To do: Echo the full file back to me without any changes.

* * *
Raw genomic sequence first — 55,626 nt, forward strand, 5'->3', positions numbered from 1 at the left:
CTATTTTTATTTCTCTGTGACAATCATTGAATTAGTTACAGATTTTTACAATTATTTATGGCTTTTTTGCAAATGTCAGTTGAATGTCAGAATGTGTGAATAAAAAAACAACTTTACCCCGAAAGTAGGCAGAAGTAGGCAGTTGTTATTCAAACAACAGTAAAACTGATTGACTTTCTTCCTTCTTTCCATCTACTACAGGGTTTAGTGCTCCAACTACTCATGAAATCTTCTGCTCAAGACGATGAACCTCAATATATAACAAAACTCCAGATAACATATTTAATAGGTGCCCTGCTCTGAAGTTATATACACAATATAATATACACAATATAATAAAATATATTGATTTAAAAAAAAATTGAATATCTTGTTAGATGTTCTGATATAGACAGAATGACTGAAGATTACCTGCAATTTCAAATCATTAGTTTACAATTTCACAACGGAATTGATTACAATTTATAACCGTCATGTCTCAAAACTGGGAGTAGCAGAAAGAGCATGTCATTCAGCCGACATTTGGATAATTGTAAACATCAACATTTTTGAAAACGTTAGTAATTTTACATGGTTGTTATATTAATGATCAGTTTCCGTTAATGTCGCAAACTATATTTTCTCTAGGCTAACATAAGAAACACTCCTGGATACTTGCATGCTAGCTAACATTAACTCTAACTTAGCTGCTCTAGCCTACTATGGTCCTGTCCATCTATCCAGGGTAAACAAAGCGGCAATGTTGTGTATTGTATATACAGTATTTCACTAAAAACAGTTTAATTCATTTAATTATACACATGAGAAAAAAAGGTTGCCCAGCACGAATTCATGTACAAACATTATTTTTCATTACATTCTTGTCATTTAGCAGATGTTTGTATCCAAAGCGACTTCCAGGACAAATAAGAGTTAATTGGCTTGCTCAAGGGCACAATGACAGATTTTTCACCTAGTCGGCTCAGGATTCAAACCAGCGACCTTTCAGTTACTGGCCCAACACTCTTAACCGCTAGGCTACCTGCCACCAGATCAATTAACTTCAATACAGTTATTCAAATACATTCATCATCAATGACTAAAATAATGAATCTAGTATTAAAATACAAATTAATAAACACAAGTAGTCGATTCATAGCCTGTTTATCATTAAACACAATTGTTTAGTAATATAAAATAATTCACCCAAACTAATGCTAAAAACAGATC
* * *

Raw genomic sequence first — 55,626 nt, forward strand, 5'->3', positions numbered from 1 at the left:
CTATTTTTATTTCTCTGTGACAATCATTGAATTAGTTACAGATTTTTACAATTATTTATGGCTTTTTTGCAAATGTCAGTTGAATGTCAGAATGTGTGAATAAAAAAACAACTTTACCCCGAAAGTAGGCAGAAGTAGGCAGTTGTTATTCAAACAACAGTAAAACTGATTGACTTTCTTCCTTCTTTCCATCTACTACAGGGTTTAGTGCTCCAACTACTCATGAAATCTTCTGCTCAAGACGATGAACCTCAATATATAACAAAACTCCAGATAACATATTTAATAGGTGCCCTGCTCTGAAGTTATATACACAATATAATATACACAATATAATAAAATATATTGATTTAAAAAAAAATTGAATATCTTGTTAGATGTTCTGATATAGACAGAATGACTGAAGATTACCTGCAATTTCAAATCATTAGTTTACAATTTCACAACGGAATTGATTACAATTTATAACCGTCATGTCTCAAAACTGGGAGTAGCAGAAAGAGCATGTCATTCAGCCGACATTTGGATAATTGTAAACATCAACATTTTTGAAAACGTTAGTAATTTTACATGGTTGTTATATTAATGATCAGTTTCCGTTAATGTCGCAAACTATATTTTCTCTAGGCTAACATAAGAAACACTCCTGGATACTTGCATGCTAGCTAACATTAACTCTAACTTAGCTGCTCTAGCCTACTATGGTCCTGTCCATCTATCCAGGGTAAACAAAGCGGCAATGTTGTGTATTGTATATACAGTATTTCACTAAAAACAGTTTAATTCATTTAATTATACACATGAGAAAAAAAGGTTGCCCAGCACGAATTCATGTACAAACATTATTTTTCATTACATTCTTGTCATTTAGCAGATGTTTGTATCCAAAGCGACTTCCAGGACAAATAAGAGTTAATTGGCTTGCTCAAGGGCACAATGACAGATTTTTCACCTAGTCGGCTCAGGATTCAAACCAGCGACCTTTCAGTTACTGGCCCAACACTCTTAACCGCTAGGCTACCTGCCACCAGATCAATTAACTTCAATACAGTTATTCAAATACATTCATCATCAATGACTAAAATAATGAATCTAGTATTAAAATACAAATTAATAAACACAAGTAGTCGATTCATAGCCTGTTTATCATTAAACACAATTGTTTAGTAATATAAAATAATTCACCCAAACTAATGCTAAAAACAGATC